Students Planting Dacryodes edulis Trees in Eboyo
Improving agriculture production reduces the need to move deeper into the forest in order to grow food, helping conserve forest habitat for okapi, forest elephant, chimpanzees, and a myriad of threatened and endangered species living in the Okapi Wildlife Reserve. By the conclusion of 2013, with the support of a widespread and caring, international community, the Okapi Conservation Project was able to reach even more farmers and communities, distributing seeds, and tools, and important knowledge of sustainable agroforestry practices.
New tree nurseries were established in Mambasa and Epulu, which will supply these communities with the important nitrogen-fixing trees needed for successful agroforestry techniques. Each year we also introduce a new crop to the region. In 2013 tomato plants were produced in Epulu for distribution to local farmers. As neighbors witness the results of practicing sustainable techniques, they are moved to participate in these programs, as well. With this new knowledge communities are responsible stewards of their forest resources.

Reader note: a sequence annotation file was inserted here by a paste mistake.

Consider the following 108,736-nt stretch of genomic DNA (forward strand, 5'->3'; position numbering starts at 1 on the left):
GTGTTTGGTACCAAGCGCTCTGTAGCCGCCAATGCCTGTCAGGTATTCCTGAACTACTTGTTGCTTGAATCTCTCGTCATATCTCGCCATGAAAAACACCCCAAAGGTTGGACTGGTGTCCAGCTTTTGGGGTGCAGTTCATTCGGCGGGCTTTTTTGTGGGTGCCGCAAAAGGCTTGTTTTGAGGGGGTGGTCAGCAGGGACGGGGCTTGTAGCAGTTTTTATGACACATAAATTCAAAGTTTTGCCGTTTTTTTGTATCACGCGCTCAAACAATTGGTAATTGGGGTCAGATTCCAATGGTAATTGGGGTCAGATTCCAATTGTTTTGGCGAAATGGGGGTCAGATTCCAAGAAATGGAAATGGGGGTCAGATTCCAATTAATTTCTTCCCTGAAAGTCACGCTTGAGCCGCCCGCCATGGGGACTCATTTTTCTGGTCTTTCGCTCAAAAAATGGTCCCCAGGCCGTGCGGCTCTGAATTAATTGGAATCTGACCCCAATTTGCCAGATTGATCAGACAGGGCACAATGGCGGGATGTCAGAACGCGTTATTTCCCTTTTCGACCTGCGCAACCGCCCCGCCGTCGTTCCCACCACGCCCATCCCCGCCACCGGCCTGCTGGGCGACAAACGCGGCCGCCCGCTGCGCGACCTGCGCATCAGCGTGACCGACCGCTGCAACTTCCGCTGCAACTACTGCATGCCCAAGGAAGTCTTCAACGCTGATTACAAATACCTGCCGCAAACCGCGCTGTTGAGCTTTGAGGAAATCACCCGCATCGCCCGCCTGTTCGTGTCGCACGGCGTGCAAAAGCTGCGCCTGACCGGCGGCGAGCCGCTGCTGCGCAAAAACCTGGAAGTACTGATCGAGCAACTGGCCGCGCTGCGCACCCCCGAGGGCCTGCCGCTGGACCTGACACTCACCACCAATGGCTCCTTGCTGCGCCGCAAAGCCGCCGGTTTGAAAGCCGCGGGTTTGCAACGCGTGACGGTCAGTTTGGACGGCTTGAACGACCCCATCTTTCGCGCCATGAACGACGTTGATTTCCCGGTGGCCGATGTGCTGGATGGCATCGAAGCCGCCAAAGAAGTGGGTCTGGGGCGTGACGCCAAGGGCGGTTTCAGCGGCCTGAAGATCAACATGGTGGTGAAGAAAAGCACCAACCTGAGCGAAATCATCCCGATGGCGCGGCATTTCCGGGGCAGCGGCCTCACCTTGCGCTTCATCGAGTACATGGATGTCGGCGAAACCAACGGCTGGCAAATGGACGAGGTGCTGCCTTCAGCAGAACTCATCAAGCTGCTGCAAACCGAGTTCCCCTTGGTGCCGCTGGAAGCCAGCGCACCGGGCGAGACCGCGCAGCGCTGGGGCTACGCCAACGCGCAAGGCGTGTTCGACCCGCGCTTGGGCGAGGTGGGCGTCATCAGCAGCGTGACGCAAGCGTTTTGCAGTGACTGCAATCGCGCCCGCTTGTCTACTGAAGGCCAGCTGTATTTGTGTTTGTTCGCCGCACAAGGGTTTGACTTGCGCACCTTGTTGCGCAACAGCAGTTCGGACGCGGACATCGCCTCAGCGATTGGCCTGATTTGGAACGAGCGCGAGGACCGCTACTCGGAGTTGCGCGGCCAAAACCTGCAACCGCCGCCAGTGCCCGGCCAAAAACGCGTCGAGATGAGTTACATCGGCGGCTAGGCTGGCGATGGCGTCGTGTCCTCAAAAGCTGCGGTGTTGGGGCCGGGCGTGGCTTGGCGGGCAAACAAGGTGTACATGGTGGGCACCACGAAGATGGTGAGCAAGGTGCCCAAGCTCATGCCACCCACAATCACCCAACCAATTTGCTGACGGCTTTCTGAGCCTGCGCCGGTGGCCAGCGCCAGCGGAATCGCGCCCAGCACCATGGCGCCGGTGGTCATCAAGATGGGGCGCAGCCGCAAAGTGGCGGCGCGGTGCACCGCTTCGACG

This coming year we are planning to increase production of safo seedlings (an avocado-like fruit) and distribute them widely to communities around the Reserve. Native fruit sells well in the local markets and provide income which allows farmers to improve nutrition and health of their families.
Thank you for your support, and thank you for sharing this link with friends, family, and associates on social media. Together we are making strides in protecting habitat for wildlife, while giving communities tools for living sustainably.
Harvesting of Peanuts
Tomato Plant Nursery